#!/usr/bin/env python
# coding: utf-8
# In[17]:
# Section 3.1 - "if statements"
#
# an if statement checks if something holds
# 1. if the something holds, then it does something
# 2. if the something doesn't hold, then it doesn't do anything
#
#
# Syntax
# if condition:
# do a thing
# do another thing
# bla bla bla
# code here, is not part of the "do a thing" portion
#
# Example from board:
#
# if it is cold:
# put on a jacket
# go outside
#
# "Relational operators"
# Symbol Meaning
# > greater than
# < less than
# >= greater than or equal to
# <= less than or equal to
# == equality (as in math class)
# != not equal (as in math class)
# Example -- the following code gives an error because "x=5"
# is NOT the "relational operator" for checking
# equality of two statements
# "=" is variable assignment, "==" is to check equality
#x=5
#if x=5:
# print("x is five!!!!")
#
# Expression Meaning
# x > y "Is x greater than y?"
# x < y "Is y less than x?"
# x <= y "Is x less than or equal to y?"
# x >= y "Is x greater than or equal to y?"
# x==y "Is x equal (mathematically) to y?"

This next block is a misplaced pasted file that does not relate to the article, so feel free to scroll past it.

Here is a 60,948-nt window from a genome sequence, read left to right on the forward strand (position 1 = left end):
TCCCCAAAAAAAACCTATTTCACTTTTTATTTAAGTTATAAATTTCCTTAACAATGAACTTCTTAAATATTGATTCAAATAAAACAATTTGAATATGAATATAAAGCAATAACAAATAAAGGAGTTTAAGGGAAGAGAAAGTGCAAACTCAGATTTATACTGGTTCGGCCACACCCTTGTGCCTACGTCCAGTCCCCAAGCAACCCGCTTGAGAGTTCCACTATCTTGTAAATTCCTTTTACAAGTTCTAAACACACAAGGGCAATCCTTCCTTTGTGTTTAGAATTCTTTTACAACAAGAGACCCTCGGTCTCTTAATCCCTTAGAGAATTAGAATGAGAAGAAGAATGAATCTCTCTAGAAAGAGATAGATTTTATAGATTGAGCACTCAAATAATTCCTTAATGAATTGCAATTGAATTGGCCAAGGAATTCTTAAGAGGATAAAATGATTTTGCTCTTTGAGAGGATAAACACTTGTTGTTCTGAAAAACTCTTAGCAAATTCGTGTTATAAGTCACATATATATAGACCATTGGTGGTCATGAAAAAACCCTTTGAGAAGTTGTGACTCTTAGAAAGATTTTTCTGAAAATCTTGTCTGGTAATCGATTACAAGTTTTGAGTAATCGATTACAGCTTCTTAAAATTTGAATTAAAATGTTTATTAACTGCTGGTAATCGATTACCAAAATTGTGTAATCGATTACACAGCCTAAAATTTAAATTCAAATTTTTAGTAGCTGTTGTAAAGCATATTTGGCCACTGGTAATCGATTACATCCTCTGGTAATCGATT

# x!=y "Is x NOT equal (mathematically) to y?"
#
#
# Test these operations
x=1
y=0
print("We set x=1 and y=0")
print("x>=y is",x>=y) # this gives "True" as an output
print("x==y is",x==y) # this gives "False"
print("x!=y is",x!=y) # this gives "True"
z=1
print("Now we set z=1")
print("x==z is",x==z)
# Notice something interesting:
print("The type of x>y is",type(x>y))
# We got that the type was "bool". This happens for any relational operator:
print("The type of x!=y is",type(x!=y))
print("The type of x==y is",type(x==y))
# bool is short of "boolean" which is named after logician
# George Boole who investigated "boolean algebra" in the 1800s among other things
#
#
#
# In[33]:
# Write a program to take three test scores, report the average, and then
# give a response to the user related to the value of the average.
#
# Maybe: if average < 60 tell the user "Your grade is not so good."
# if average > 90 tell the user "Your grade is great!"
# The 60 and the 90 are magic numbers... we should define them with named constants
#
# Alteration from a class question: can we give a message if the score
# is between 60 and 90?
LOW_AVG=60
HIGH_AVG=90
# obtain three test scores from the user:
score1=float(input("What was the grade on exam 1?"))
score2=float(input("What was the grade on exam 2?"))
score3=float(input("What was the grade on exam 3?"))
# compute the average
average=(score1+score2+score3)/3
print("Your average score was",average,"percent.")
# make further responses for extreme scores
if average < LOW_AVG:
print("Your grade is not so good.")
if average > HIGH_AVG:
print("Your grade is great!")
#####
#extra code from the question in class
#####
#####
if average >= LOW_AVG:
if average<=HIGH_AVG:
print("Your grade is... ok.")
# note -- this can be done in one line with a "logical operator"
# "AND" which would be written as if average >= LOW_AVG and average <= HIGH_AVG:
#####
#####
print("Please record your score for future use.")
# ###